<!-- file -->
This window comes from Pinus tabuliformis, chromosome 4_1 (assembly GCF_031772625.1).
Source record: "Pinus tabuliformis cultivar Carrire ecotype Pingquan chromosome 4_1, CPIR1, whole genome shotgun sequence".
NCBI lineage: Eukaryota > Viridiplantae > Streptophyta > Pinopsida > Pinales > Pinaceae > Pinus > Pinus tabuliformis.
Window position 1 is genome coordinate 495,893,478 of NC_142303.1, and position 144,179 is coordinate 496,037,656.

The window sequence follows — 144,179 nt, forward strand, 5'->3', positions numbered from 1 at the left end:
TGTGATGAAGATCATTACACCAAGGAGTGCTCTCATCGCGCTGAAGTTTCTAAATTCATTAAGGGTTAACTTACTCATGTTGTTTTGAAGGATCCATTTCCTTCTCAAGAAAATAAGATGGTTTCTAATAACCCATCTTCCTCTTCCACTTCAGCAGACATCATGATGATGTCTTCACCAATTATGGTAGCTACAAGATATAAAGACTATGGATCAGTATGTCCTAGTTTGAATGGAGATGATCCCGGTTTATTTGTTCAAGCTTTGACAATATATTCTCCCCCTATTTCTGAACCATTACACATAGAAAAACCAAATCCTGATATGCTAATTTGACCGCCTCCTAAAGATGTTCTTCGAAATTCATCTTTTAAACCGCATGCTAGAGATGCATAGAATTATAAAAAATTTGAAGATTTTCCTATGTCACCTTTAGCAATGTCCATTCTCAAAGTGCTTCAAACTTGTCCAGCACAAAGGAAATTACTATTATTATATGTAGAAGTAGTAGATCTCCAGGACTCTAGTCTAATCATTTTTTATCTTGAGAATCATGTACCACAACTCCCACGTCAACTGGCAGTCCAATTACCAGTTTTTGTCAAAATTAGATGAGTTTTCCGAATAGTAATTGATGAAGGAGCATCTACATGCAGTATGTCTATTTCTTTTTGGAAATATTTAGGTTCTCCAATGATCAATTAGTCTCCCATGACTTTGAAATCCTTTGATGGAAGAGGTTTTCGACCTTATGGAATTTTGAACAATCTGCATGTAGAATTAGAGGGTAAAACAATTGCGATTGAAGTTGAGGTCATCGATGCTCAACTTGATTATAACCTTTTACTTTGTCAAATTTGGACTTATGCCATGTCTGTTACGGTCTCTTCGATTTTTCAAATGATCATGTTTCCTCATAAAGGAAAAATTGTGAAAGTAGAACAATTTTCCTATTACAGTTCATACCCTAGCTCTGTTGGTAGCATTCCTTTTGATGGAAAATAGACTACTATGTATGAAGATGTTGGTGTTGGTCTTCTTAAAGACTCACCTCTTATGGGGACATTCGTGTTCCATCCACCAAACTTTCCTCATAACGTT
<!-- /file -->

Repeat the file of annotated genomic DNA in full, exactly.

This window comes from Pinus tabuliformis, chromosome 4_1 (assembly GCF_031772625.1).
Source record: "Pinus tabuliformis cultivar Carrire ecotype Pingquan chromosome 4_1, CPIR1, whole genome shotgun sequence".
NCBI lineage: Eukaryota > Viridiplantae > Streptophyta > Pinopsida > Pinales > Pinaceae > Pinus > Pinus tabuliformis.
Window position 1 is genome coordinate 495,893,478 of NC_142303.1, and position 144,179 is coordinate 496,037,656.

The window sequence follows — 144,179 nt, forward strand, 5'->3', positions numbered from 1 at the left end:
TGTGATGAAGATCATTACACCAAGGAGTGCTCTCATCGCGCTGAAGTTTCTAAATTCATTAAGGGTTAACTTACTCATGTTGTTTTGAAGGATCCATTTCCTTCTCAAGAAAATAAGATGGTTTCTAATAACCCATCTTCCTCTTCCACTTCAGCAGACATCATGATGATGTCTTCACCAATTATGGTAGCTACAAGATATAAAGACTATGGATCAGTATGTCCTAGTTTGAATGGAGATGATCCCGGTTTATTTGTTCAAGCTTTGACAATATATTCTCCCCCTATTTCTGAACCATTACACATAGAAAAACCAAATCCTGATATGCTAATTTGACCGCCTCCTAAAGATGTTCTTCGAAATTCATCTTTTAAACCGCATGCTAGAGATGCATAGAATTATAAAAAATTTGAAGATTTTCCTATGTCACCTTTAGCAATGTCCATTCTCAAAGTGCTTCAAACTTGTCCAGCACAAAGGAAATTACTATTATTATATGTAGAAGTAGTAGATCTCCAGGACTCTAGTCTAATCATTTTTTATCTTGAGAATCATGTACCACAACTCCCACGTCAACTGGCAGTCCAATTACCAGTTTTTGTCAAAATTAGATGAGTTTTCCGAATAGTAATTGATGAAGGAGCATCTACATGCAGTATGTCTATTTCTTTTTGGAAATATTTAGGTTCTCCAATGATCAATTAGTCTCCCATGACTTTGAAATCCTTTGATGGAAGAGGTTTTCGACCTTATGGAATTTTGAACAATCTGCATGTAGAATTAGAGGGTAAAACAATTGCGATTGAAGTTGAGGTCATCGATGCTCAACTTGATTATAACCTTTTACTTTGTCAAATTTGGACTTATGCCATGTCTGTTACGGTCTCTTCGATTTTTCAAATGATCATGTTTCCTCATAAAGGAAAAATTGTGAAAGTAGAACAATTTTCCTATTACAGTTCATACCCTAGCTCTGTTGGTAGCATTCCTTTTGATGGAAAATAGACTACTATGTATGAAGATGTTGGTGTTGGTCTTCTTAAAGACTCACCTCTTATGGGGACATTCGTGTTCCATCCACCAAACTTTCCTCATAACGTT